28
gathered to hear challenging and refreshing ministry CO LONDONDERRY
from M Radcliffe, D Gilliland, A Sinclair, M Penfold, Bellaghy: The assembly enjoyed a report by S
D Strahan and R Pickering. This was a profitable and Ussher from Venezuela. A young sister was also
encouraging day for all present. Prayer will be valued recently baptised and received into assembly
for the preservation of the new building, as well as for fellowship.
the blessing and preservation of the assembly. Limavady: The saints enjoyed, and were greatly
Please note: The assembly intends in future, God encouraged by, a week of profitable ministry on
willing, to continue to hold the Conference on the 2nd the Epistle of James from E Fairfield. There was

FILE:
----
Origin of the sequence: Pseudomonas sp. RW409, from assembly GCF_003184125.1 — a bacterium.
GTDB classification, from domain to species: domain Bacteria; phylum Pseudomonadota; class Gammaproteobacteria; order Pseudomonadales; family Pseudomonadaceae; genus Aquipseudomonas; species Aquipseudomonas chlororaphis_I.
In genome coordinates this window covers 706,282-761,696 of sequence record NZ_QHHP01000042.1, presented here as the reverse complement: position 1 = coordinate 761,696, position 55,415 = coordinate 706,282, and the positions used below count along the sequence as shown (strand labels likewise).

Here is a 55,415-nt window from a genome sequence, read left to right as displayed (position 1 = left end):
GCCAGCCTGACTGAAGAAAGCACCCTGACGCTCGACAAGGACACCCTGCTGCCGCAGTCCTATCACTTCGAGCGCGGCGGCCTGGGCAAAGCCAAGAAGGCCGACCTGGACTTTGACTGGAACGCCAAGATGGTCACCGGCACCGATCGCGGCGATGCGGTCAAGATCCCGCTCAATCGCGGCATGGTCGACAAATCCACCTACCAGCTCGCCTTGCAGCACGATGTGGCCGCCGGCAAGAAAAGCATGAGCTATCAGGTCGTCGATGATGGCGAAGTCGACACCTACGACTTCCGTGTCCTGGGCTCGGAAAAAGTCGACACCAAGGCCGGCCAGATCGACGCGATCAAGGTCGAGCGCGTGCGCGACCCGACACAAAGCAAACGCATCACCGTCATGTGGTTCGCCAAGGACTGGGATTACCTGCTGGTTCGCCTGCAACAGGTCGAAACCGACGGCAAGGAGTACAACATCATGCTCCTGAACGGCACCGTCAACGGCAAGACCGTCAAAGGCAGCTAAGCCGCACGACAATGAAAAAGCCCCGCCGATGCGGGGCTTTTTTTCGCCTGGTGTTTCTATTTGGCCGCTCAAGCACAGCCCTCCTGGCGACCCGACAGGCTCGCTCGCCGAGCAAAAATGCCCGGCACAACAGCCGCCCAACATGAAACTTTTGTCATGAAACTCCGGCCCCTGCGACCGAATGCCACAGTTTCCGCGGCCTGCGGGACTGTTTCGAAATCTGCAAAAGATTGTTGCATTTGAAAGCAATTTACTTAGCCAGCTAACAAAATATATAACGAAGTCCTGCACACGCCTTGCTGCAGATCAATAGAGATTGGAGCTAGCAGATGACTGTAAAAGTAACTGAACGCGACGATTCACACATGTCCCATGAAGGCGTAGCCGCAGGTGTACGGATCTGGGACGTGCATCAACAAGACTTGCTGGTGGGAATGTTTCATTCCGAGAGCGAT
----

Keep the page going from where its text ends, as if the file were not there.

Saturday in October. good support from surrounding assemblies, and
Banbridge: Gospel Meetings being conducted by J a number of believers outside of assembly fellow-
Rogers and D Gilliland in a showroom on the Newry ship attended too. Many saints commented on how
Road are being very well attended, especially by people helpful the ministry had been.
from the vicinity. A Caldwell was also in Limavady for a very encour-
Dromore: A Steele and P Tinsley have concluded aging week of Children’s Meetings at the end of
Gospel Meetings held in a portable hall on the September, when his subject was ‘The Character of
outskirts of the town. The assembly was encouraged Joseph’.
by blessing in salvation, and by the good attendance Portstewart: The Gospel was clearly and faith-
of local people. fully preached by D McGarvey in the Cromore Halt
Kilkeel: D Strahan was with the assembly for one Restaurant. Neighbouring assemblies gave excep-
week of well-attended and profitable ministry. His tional support, and the Lord granted blessing when